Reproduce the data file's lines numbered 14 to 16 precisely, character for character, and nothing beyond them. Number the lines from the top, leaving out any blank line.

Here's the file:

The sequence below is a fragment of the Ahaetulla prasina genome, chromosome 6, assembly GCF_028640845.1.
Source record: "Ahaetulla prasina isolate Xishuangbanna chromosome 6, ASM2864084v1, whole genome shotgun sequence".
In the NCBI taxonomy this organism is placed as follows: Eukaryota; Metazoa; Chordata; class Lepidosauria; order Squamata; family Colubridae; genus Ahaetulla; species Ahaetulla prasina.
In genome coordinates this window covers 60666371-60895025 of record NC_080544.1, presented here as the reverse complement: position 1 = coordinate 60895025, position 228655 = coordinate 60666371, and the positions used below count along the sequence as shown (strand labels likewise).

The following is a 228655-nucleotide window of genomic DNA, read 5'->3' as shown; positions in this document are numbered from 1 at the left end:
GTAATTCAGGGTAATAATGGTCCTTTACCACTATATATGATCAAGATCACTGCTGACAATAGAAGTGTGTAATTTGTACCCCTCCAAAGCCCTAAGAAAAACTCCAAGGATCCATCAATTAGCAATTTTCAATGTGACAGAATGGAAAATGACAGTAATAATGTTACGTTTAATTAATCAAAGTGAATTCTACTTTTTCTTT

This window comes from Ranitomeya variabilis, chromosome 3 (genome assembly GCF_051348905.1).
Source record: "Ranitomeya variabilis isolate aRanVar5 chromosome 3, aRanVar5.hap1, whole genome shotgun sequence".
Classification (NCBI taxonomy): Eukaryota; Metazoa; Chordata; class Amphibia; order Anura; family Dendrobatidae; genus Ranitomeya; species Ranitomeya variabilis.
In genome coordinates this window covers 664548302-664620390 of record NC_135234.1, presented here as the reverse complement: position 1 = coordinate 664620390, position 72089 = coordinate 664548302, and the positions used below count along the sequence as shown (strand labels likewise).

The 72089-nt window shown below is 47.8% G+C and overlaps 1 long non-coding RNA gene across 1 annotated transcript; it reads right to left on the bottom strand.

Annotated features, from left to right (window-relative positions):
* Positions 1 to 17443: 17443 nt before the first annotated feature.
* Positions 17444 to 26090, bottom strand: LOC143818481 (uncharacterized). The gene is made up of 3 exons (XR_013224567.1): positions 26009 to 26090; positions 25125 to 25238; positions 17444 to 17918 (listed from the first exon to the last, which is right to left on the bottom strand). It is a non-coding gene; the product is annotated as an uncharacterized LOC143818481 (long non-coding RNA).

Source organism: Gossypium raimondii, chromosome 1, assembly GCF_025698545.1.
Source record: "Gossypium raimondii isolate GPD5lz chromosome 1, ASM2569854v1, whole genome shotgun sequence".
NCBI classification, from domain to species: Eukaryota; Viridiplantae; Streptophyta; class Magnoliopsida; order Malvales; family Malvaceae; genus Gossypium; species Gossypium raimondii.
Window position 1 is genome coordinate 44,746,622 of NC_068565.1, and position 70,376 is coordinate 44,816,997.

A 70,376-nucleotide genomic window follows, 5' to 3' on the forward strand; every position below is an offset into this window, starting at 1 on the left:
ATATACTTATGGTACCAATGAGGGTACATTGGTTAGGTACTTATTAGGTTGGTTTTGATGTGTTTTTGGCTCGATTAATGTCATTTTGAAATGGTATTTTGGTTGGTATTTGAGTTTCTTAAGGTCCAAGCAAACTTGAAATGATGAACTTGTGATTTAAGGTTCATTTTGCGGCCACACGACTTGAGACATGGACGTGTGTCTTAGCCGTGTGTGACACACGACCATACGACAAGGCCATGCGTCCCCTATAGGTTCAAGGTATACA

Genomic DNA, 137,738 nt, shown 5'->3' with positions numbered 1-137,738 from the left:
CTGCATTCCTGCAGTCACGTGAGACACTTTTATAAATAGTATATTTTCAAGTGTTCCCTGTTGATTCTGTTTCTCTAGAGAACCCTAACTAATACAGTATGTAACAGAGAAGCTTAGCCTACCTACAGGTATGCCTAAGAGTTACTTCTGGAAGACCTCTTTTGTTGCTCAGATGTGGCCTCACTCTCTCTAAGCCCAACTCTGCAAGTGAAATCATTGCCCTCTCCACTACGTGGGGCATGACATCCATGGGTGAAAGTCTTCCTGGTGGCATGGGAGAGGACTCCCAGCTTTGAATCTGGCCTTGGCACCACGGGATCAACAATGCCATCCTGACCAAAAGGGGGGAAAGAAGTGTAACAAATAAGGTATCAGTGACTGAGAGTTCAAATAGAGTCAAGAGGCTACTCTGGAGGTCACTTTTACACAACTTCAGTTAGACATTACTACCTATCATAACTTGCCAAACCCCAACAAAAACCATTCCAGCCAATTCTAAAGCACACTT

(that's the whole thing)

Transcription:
* Positions 17444 to 26090, bottom strand: LOC143818481 (uncharacterized). The gene is made up of 3 exons (XR_013224567.1): positions 26009 to 26090; positions 25125 to 25238; positions 17444 to 17918 (listed from the first exon to the last, which is right to left on the bottom strand). It is a non-coding gene; the product is annotated as an uncharacterized LOC143818481 (long non-coding RNA).

Source organism: Gossypium raimondii, chromosome 1, assembly GCF_025698545.1.
Source record: "Gossypium raimondii isolate GPD5lz chromosome 1, ASM2569854v1, whole genome shotgun sequence".